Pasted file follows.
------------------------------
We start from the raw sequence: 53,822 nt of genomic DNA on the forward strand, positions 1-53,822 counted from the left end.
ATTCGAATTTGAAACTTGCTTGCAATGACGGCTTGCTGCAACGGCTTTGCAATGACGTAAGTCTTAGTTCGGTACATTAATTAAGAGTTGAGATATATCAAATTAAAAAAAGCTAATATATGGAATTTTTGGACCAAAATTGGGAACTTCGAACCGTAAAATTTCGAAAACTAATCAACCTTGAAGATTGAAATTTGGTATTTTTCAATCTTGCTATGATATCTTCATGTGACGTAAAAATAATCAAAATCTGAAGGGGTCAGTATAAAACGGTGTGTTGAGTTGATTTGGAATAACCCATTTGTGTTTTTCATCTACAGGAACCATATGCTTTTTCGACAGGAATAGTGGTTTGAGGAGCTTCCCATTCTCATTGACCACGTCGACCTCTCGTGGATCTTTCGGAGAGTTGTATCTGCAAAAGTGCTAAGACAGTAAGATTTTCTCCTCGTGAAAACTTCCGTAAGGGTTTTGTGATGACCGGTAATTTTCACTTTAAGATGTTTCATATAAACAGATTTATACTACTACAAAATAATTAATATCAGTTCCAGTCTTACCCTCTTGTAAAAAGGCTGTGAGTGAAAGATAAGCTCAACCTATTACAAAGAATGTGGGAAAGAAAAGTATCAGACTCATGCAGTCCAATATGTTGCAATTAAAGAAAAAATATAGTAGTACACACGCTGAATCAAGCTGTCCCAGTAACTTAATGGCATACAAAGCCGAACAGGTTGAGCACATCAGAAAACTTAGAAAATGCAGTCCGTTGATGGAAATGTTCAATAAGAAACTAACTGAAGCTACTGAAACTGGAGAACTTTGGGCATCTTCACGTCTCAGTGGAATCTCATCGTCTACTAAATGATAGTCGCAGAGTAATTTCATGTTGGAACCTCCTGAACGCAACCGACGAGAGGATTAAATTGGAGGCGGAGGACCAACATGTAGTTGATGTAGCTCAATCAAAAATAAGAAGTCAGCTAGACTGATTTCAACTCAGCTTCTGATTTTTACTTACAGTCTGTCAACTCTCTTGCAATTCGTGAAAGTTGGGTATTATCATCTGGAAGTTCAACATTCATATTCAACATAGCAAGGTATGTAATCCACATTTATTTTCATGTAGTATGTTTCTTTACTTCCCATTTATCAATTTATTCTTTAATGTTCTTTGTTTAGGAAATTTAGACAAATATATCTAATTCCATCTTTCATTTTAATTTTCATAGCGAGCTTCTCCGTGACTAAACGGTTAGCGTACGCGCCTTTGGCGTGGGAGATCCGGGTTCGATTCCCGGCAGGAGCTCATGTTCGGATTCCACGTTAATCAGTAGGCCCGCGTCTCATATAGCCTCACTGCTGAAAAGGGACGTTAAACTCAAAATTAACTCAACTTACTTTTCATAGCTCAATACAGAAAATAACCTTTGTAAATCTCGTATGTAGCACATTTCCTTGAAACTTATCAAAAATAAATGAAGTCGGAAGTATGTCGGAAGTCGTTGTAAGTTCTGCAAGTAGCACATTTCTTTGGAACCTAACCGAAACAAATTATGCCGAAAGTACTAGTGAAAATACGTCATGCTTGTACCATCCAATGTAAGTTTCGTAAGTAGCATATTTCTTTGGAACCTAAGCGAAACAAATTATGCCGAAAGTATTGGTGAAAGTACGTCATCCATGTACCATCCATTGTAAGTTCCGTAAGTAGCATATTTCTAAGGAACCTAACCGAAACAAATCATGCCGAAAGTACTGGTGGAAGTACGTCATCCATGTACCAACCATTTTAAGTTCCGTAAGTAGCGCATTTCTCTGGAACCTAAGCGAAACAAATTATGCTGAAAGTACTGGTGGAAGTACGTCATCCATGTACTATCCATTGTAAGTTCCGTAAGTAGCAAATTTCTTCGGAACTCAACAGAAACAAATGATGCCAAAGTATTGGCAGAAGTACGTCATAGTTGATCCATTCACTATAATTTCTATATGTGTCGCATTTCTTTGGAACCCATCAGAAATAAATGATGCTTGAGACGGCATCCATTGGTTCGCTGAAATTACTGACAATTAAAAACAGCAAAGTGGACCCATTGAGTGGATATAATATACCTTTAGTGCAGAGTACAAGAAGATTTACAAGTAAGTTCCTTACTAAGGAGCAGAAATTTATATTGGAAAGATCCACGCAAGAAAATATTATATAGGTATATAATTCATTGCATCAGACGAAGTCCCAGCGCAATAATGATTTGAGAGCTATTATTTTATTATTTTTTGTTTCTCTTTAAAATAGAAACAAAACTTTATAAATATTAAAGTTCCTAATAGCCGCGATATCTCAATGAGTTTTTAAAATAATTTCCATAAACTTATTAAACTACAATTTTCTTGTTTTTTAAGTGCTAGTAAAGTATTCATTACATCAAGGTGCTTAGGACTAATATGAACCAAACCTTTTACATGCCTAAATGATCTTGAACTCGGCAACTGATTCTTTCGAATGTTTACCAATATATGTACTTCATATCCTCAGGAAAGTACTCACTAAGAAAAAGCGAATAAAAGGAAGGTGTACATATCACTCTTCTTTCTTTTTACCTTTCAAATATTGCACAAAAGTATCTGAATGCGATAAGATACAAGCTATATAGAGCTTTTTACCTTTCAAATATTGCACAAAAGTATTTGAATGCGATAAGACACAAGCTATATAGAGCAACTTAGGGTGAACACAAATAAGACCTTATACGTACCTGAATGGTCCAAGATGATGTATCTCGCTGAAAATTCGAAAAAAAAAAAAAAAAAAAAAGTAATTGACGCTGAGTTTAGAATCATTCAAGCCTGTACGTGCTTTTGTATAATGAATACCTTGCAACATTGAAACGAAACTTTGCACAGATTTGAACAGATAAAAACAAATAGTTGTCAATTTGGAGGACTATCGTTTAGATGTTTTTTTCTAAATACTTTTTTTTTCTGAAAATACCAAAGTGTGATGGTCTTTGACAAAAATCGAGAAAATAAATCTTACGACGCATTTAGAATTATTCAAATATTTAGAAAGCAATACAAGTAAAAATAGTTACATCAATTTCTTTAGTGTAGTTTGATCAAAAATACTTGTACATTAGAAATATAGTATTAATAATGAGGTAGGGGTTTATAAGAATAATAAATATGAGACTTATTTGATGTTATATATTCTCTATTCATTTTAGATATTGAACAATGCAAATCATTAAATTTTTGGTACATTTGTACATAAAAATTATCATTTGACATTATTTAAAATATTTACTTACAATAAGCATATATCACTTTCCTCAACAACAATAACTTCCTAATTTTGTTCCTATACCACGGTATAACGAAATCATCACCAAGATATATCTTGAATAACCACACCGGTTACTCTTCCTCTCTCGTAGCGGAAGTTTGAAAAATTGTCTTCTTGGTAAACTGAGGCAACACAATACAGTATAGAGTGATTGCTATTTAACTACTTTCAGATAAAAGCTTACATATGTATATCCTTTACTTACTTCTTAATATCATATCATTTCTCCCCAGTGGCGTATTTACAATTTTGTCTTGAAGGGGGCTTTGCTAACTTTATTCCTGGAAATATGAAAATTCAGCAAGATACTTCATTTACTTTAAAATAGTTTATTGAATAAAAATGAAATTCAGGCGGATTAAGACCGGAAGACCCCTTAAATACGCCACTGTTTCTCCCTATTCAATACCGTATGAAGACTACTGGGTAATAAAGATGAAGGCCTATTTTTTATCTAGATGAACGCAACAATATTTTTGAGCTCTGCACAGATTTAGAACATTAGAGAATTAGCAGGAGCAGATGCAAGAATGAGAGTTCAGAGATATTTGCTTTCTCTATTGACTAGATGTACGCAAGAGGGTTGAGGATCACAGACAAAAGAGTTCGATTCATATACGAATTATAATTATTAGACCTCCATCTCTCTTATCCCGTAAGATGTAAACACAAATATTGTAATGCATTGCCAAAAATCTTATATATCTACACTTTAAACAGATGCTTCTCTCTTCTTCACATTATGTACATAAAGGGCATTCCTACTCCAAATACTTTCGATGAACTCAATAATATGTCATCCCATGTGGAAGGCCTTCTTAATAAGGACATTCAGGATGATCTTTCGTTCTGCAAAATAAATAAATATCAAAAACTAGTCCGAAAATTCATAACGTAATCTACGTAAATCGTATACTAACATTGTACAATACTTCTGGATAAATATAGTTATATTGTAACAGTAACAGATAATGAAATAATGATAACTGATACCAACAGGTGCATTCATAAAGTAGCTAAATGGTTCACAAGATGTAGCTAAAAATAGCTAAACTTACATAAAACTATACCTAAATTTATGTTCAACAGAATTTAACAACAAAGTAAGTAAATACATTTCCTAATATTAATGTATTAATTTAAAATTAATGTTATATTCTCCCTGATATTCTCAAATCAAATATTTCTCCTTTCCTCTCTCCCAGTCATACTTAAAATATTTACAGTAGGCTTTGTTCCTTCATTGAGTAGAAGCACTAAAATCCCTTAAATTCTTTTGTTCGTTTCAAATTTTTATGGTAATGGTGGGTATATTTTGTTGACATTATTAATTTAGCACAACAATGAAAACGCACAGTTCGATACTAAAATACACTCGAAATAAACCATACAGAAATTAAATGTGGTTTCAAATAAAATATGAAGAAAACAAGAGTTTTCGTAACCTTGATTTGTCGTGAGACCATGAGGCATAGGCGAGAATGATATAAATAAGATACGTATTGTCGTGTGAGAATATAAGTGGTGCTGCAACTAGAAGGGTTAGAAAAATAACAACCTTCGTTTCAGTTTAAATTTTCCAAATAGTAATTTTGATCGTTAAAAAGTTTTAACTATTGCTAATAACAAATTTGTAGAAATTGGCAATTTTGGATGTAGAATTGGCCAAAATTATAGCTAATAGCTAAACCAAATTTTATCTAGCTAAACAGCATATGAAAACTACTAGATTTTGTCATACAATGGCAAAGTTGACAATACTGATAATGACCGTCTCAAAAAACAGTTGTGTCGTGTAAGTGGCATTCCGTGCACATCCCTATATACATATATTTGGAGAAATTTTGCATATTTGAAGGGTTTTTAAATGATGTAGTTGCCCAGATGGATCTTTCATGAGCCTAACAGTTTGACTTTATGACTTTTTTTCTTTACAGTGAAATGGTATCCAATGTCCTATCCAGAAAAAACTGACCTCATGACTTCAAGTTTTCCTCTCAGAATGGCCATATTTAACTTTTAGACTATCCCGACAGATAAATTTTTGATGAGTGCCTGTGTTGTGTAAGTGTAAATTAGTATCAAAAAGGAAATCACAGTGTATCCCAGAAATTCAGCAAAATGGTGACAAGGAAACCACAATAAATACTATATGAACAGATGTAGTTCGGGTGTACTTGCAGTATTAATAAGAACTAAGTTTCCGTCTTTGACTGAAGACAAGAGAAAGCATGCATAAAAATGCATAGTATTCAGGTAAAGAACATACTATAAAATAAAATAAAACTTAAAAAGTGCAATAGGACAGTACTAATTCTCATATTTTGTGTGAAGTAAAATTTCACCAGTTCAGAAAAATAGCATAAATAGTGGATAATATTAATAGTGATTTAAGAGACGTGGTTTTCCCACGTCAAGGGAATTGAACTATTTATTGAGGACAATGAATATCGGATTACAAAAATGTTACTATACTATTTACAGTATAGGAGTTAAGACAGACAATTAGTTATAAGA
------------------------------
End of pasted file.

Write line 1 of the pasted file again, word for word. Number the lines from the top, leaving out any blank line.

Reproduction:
We start from the raw sequence: 53,822 nt of genomic DNA on the forward strand, positions 1-53,822 counted from the left end.